Outlook HTML is better broken and safe, than rich and dangerous

The campaign at fixoutlook.org is brilliant. Outlook 2010 will have broken HTML support, it says, because it will use Word to render HTML:

Microsoft has confirmed they plan on using the Word rendering engine to display HTML emails in Outlook 2010. This means for the next 5 years your email designs will need tables for layout, have no support for CSS like float and position, no background images and lots more.

The web page hooks into Twitter and displays avatars from – currently – over 20,000 supporters.

Here’s a few things the campaigners do not mention. First, the Word rendering was introduced in Outlook 2007. It is not a new issue; and in fact caused some commotion last time round.

Second, using Word to render HTML is safer. Here is the bit of Microsoft’s response that matters to me:

For e-mail viewing, Word also provides security benefits that are not available in a browser: Word cannot run web script or other active content that may threaten the security and safety of our customers.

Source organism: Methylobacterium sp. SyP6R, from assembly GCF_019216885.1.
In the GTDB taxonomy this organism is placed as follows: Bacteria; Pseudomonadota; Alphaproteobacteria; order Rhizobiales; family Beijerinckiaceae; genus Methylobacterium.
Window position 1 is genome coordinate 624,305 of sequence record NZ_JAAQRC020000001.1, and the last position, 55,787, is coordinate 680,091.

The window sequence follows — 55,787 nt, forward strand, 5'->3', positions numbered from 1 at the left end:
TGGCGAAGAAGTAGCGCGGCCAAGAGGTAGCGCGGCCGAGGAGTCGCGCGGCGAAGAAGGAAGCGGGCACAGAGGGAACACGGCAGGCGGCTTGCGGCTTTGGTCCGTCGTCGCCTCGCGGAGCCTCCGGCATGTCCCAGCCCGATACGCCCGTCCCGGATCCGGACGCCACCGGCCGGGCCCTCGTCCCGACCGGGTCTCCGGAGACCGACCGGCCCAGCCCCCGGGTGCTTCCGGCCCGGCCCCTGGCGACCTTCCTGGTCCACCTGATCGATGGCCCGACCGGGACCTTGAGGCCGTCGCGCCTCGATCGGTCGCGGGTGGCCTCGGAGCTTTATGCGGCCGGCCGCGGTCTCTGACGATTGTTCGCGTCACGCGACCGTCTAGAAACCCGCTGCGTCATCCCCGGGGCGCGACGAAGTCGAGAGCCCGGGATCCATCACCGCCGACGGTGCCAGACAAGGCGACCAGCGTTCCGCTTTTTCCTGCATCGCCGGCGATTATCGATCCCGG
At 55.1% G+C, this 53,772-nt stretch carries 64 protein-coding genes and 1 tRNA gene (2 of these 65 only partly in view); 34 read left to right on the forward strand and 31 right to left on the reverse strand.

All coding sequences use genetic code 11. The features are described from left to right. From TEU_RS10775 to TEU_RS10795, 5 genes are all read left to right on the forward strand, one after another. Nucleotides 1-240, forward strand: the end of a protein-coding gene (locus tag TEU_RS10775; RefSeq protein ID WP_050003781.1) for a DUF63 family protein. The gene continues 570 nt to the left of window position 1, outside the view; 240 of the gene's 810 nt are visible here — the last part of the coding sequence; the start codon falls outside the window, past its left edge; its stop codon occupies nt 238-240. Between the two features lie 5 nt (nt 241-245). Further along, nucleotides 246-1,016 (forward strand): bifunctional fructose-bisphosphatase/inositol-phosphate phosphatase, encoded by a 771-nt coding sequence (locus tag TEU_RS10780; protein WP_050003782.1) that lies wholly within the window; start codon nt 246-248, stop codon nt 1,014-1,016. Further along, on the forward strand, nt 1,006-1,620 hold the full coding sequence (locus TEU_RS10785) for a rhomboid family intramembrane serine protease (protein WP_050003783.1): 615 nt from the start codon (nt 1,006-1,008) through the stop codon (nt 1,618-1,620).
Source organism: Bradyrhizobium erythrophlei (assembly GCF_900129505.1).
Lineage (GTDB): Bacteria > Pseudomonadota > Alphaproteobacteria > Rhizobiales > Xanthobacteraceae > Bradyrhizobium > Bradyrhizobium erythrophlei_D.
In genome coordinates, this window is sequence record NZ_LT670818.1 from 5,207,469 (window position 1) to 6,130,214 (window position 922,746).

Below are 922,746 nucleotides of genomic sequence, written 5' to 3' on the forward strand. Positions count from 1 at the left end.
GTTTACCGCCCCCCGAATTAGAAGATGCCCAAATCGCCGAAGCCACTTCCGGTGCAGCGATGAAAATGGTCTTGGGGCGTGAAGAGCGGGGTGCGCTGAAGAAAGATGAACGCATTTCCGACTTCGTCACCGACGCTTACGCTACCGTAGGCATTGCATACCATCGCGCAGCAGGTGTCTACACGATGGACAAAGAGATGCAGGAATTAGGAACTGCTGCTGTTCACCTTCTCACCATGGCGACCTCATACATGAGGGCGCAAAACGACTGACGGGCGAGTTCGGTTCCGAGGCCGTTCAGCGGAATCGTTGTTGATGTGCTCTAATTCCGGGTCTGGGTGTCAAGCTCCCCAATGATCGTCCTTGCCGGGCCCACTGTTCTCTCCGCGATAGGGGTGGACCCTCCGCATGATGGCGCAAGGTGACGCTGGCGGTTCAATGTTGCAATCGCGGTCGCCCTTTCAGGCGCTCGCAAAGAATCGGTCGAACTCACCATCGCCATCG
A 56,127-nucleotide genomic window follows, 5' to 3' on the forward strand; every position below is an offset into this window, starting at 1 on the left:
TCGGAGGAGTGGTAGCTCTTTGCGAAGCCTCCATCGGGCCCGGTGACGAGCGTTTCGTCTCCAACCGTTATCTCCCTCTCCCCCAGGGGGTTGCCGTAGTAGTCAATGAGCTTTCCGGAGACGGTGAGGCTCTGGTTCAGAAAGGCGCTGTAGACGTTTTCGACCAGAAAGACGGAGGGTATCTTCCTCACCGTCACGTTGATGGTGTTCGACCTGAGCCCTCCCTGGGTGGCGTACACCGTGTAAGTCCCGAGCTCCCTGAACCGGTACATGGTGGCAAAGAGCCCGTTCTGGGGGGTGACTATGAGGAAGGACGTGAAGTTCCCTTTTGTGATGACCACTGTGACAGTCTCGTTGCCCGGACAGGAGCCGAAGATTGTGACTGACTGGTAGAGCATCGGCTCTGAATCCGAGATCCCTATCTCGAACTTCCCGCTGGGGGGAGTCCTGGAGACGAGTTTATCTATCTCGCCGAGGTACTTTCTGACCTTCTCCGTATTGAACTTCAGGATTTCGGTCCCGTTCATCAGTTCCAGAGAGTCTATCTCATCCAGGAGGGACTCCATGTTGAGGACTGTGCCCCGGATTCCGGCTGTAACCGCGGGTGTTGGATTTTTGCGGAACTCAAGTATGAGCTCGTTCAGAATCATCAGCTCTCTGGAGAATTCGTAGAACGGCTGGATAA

I recall endless security problems with embedded Internet Explorer in earlier versions of Outlook. I used to set Outlook to display as plain text; and even then there were scenarios in which IE could be exploited.

Third, I have no enthusiasm for emails laden with “rich” HTML, JavaScript, Flash and the like. These kinds of emails are invariably marketing and usually not worth reading. What is the “Email Standards Project”? It’s nothing to do with the W3C. The major sponsor appears to be Freshview, whose main product is Campaign Monitor:

Built just for designers, Campaign Monitor is 100% rebrandable email marketing software. Send campaigns for yourself, your clients or let them send their own at prices you set.

I am not averse to simple formatting in emails, for which Word is more than adequate. I agree that Word is not good as an HTML editor or renderer; but in this context it matters little – though I was even happier with the simple HTML editor Outlook used to have for those who disabled Word integration.

Therefore I am opposed to this campaign and suspect that many of the signatories have clicked with little thought or investigation.